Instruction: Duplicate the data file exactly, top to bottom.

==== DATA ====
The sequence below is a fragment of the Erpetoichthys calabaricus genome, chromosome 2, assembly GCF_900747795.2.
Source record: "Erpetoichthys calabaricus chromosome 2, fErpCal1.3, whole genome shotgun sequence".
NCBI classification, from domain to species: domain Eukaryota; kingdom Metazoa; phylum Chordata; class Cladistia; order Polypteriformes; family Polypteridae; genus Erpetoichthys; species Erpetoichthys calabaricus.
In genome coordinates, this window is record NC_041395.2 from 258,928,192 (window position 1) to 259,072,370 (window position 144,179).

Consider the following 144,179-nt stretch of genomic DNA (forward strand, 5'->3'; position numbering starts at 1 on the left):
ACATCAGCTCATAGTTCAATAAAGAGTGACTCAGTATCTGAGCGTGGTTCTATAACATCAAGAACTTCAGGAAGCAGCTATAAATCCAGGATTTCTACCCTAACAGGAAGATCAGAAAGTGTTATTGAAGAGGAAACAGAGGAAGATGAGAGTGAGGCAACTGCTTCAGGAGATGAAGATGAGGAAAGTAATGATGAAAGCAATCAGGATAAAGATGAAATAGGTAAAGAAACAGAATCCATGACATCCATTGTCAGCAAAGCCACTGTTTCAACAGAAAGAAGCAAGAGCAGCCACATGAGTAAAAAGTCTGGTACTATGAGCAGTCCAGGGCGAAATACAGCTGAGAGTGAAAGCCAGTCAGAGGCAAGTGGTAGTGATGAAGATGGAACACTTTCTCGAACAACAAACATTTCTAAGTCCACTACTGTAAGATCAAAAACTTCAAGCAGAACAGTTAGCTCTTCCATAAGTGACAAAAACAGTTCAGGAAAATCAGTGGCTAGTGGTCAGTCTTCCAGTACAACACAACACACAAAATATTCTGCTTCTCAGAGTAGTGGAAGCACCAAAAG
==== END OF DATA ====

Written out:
The sequence below is a fragment of the Erpetoichthys calabaricus genome, chromosome 2, assembly GCF_900747795.2.
Source record: "Erpetoichthys calabaricus chromosome 2, fErpCal1.3, whole genome shotgun sequence".
NCBI classification, from domain to species: domain Eukaryota; kingdom Metazoa; phylum Chordata; class Cladistia; order Polypteriformes; family Polypteridae; genus Erpetoichthys; species Erpetoichthys calabaricus.
In genome coordinates, this window is record NC_041395.2 from 258,928,192 (window position 1) to 259,072,370 (window position 144,179).

Consider the following 144,179-nt stretch of genomic DNA (forward strand, 5'->3'; position numbering starts at 1 on the left):
ACATCAGCTCATAGTTCAATAAAGAGTGACTCAGTATCTGAGCGTGGTTCTATAACATCAAGAACTTCAGGAAGCAGCTATAAATCCAGGATTTCTACCCTAACAGGAAGATCAGAAAGTGTTATTGAAGAGGAAACAGAGGAAGATGAGAGTGAGGCAACTGCTTCAGGAGATGAAGATGAGGAAAGTAATGATGAAAGCAATCAGGATAAAGATGAAATAGGTAAAGAAACAGAATCCATGACATCCATTGTCAGCAAAGCCACTGTTTCAACAGAAAGAAGCAAGAGCAGCCACATGAGTAAAAAGTCTGGTACTATGAGCAGTCCAGGGCGAAATACAGCTGAGAGTGAAAGCCAGTCAGAGGCAAGTGGTAGTGATGAAGATGGAACACTTTCTCGAACAACAAACATTTCTAAGTCCACTACTGTAAGATCAAAAACTTCAAGCAGAACAGTTAGCTCTTCCATAAGTGACAAAAACAGTTCAGGAAAATCAGTGGCTAGTGGTCAGTCTTCCAGTACAACACAACACACAAAATATTCTGCTTCTCAGAGTAGTGGAAGCACCAAAAG